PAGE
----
Fashion’s Hard News Comes Out at Premiere Vision

Forget Fashion Week: the hard news is broken at Première Vision. Paris’s bi-annual salon predicts trends, colors and fabrics a year ahead of the fashion cycle. It tells you what you’ll be seeing throughout the sartorial cosmos—from Wal-Mart to Willhelm.

Created 35 years ago, the salon is now present in smaller incarnations all over the world, from New York to Moscow. The gigantic French mother fair is obligatory for anyone in the garment industry—or anyone interested in spotting Paul Smith flicking through fabric samples side-by-side the designer of Abercrombie and Fitch.

The latest edition opened last week, and it seems that in 2012, we will still be looking for ways to flash prudishly, thanks to the coarse lace pattern known as Guipare. This special type of thick embroidery results from being dipped in acetone—and is going to be on all the best backs and bottoms. One pioneer of the fabric is Swiss embroidery house Forster Rohner AG, present at the salon, who’s recently worked with  Chanel, Dior, and Marc Jacobs. “Guipare makes total sense after the return of transparency in recent collections,” said Pascaline Wilhem, head of fashion for Premiere Vision.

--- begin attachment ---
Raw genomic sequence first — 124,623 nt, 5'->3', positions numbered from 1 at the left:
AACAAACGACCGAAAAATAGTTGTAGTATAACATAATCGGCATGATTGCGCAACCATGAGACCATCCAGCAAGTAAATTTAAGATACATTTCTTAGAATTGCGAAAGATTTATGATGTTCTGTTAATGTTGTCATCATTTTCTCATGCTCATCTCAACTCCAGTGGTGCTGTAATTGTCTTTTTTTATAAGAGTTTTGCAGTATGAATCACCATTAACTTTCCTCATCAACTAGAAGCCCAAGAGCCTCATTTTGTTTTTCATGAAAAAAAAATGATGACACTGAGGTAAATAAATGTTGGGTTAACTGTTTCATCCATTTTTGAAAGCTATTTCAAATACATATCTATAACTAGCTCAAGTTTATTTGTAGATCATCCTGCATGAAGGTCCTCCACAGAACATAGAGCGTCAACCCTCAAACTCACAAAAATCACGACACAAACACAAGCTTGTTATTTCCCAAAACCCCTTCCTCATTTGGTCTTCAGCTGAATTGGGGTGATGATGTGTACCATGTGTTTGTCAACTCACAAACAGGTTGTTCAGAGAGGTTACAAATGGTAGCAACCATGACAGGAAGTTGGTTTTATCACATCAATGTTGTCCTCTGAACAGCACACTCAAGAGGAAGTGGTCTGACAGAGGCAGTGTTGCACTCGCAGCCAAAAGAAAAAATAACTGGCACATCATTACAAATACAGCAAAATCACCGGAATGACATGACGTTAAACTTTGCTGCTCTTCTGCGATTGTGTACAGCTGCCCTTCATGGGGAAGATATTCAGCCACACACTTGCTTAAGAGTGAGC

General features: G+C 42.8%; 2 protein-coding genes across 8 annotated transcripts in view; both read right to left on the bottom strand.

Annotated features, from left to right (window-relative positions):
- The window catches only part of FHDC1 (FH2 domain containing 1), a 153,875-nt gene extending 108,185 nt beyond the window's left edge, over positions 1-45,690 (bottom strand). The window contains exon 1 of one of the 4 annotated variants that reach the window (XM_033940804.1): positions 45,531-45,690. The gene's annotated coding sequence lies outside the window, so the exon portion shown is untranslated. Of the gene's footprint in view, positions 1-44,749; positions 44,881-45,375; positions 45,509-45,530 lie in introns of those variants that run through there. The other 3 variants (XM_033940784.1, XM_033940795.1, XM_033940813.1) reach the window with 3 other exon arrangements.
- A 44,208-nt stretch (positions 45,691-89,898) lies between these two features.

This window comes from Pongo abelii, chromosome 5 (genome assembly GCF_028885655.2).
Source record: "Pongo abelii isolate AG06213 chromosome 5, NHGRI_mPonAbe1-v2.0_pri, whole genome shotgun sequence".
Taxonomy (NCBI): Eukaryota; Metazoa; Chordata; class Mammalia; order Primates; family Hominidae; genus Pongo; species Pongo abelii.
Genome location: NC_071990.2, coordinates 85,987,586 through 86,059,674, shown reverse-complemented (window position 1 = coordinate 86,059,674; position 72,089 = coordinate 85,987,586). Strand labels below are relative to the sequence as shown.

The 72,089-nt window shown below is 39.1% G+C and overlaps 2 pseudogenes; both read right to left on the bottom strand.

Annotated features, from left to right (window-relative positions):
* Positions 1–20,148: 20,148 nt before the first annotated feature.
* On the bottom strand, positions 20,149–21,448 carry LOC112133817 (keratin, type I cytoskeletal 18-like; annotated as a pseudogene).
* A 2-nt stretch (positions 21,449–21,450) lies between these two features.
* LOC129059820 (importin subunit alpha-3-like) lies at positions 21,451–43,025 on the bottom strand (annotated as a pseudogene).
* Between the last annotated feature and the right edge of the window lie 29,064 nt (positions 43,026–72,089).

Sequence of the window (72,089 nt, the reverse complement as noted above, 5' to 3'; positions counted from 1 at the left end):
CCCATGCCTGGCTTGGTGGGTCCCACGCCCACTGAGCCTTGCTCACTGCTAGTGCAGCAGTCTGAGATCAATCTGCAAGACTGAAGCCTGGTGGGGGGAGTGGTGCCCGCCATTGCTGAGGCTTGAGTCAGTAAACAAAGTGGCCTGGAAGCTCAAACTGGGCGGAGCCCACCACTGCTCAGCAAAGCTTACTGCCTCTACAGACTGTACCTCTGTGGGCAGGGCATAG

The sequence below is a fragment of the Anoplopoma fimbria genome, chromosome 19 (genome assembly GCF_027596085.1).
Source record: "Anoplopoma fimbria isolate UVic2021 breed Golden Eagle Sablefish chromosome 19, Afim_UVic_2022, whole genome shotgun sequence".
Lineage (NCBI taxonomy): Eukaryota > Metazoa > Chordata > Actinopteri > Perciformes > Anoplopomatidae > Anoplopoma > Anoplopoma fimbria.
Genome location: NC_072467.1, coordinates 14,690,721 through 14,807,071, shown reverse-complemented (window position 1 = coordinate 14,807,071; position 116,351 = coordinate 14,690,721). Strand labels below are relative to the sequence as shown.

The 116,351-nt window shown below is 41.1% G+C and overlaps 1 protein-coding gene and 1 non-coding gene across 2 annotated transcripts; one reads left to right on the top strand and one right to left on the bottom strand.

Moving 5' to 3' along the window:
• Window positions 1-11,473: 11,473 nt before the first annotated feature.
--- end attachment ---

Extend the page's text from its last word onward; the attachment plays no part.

The increased prominence of artificial fiber will change the relation to fabric and perceptions of quality, says Willhem: “It’s the end of the 100 percent hysteria. For a long time, people were reassured by the all-cotton, all-wool, all-whatever. But now, people are really starting the benefits of new fibers, which have been through tremendous improvement.” Wearers can now glow in the dark, or stay cool in dark clothes under tropical sun thanks to Jakob Schlaepfer‘s “Cold Black” fabric. The Swiss textile designer usually specializes in sport brands, but has clients like Prada and Ralph Lauren.

The digital era, too, is marking fashion in more ways than one: increasingly today, textile design is  done online, allowing for a precision that would have never been possible by hand; also, 2.0 seeps into public consciousness, and it seems that by 2012, we will all be craving large 3D flowerprints, à la Avatar.”The digital era allows a new complexity in pattern making which wans’t possible before. Today, it’s treated like a scientific experiment.” Says Willhem.

And style-wise? “No more punk nonsense, we’re going to stop rolling about in the mud” continues the head of fashion. There will be lots of silhouettes and shapes we don’t have names for yet, she continues, “many deriving from harem pants and tulip skirts.” Fashion is constantly shedding its skin, and reinventing so-called classics: “But if I have one wish for the future of fashion, I hope stop being nostalgic about every damn era.”